“Once upon a time, I wanted to know what love was. Love is there if you want it to be. You just have to see that it’s wrapped in beauty and hidden away in between the seconds of your life. If you don’t stop for a minute, you might miss it.”—Cashback. (via conflas)
In April, 2010, the family of Amanda Booker requested she be given therapy for her drug addiction. A court order commanded Bartow County Sheriff’s Department to take her to Northwest Georgia Regional Hospital in Rome, GA.
She suffered seizures on the way, however, and was taken instead to Cartersville Medical Center. It was there, Booker alleges, that police officers prevented her from contacting her female partner and made “numerous threats concerning her lesbian relationship.”
From there, Booker was taken to stay in a private home for a week and then to the home of evangelists Chris and Donna McDowell, who allegedly tried to “convert Ms Booker from being a lesbian” for a fee of $600, paid by the county.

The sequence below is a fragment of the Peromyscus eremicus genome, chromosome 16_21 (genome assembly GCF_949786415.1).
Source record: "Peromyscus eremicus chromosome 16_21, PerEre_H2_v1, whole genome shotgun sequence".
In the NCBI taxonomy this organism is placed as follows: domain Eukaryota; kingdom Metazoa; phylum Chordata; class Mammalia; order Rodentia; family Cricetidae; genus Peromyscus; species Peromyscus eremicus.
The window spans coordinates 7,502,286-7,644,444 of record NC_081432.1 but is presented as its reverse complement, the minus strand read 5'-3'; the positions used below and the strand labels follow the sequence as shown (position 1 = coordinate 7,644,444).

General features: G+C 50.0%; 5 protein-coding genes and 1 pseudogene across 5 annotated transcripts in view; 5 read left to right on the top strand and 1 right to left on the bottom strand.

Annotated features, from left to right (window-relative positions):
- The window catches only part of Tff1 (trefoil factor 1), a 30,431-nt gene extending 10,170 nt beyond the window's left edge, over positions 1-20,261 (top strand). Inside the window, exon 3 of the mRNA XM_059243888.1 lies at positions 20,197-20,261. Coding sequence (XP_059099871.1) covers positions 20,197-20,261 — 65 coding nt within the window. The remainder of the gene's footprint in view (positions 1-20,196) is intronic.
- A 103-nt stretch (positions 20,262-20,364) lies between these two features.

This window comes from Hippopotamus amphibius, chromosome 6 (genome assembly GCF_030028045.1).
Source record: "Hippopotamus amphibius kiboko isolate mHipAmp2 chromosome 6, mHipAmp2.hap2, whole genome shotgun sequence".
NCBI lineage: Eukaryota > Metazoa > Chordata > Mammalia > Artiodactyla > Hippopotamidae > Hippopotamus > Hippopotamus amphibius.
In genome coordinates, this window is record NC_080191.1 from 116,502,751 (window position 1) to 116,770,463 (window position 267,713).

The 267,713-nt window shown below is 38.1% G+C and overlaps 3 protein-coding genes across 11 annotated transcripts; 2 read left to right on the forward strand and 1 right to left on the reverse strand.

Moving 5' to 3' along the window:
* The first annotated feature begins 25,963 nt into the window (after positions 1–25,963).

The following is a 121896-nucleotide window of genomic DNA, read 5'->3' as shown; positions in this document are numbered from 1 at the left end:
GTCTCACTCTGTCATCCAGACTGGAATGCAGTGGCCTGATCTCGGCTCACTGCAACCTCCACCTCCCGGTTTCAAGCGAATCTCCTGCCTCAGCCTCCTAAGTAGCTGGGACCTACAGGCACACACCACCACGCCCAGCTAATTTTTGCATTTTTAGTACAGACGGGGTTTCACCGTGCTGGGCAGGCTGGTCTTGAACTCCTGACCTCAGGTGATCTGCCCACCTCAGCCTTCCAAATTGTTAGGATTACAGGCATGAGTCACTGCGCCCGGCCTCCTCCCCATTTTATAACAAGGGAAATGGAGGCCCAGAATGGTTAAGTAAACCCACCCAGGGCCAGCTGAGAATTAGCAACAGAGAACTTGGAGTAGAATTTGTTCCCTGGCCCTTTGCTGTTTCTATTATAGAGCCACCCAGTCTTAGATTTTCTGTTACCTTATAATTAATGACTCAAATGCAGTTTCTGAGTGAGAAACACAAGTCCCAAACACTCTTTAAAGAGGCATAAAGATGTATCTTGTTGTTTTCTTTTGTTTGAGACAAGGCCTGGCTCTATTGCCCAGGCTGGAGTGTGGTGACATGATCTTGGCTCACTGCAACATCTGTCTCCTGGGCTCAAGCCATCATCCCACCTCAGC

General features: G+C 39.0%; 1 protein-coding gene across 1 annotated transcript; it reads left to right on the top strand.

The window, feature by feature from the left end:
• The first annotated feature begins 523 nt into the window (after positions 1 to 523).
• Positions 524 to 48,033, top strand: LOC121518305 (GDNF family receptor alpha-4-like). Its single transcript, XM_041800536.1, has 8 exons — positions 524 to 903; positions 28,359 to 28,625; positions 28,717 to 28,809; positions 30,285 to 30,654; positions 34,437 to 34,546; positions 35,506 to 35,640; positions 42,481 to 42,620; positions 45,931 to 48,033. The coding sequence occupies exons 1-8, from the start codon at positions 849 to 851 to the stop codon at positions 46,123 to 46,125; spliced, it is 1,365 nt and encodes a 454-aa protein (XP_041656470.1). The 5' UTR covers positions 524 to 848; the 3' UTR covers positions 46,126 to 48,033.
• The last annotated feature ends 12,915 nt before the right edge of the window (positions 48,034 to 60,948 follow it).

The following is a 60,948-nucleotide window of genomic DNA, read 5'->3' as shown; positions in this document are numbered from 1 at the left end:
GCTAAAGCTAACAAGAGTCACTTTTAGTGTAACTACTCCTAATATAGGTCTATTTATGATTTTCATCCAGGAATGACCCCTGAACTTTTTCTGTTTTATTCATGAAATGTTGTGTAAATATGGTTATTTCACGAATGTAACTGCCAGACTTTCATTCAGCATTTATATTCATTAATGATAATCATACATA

Booker was arrested a few days later after she “escaped” and returned to her mother’s house.
A lawsuit filed by Booker’s attorney, Anthony Perrotta, on May 13 claims that the Bartow County Sheriff’s Department considered it “normal procedure … to punish homosexuals and persons holding different religious beliefs.” The lawsuit continues:
At all times relevant to this action, it was the normal procedure, practice and custom of Defendants Bartow County, [County Commissioner Clarence] Brown, and [Sheriff] Clark Milsap to harass homosexuals taken into custody, to mandate that homosexuals taken into custody refrain from living as homosexuals, and to forbid them from maintaining any homosexual relationships.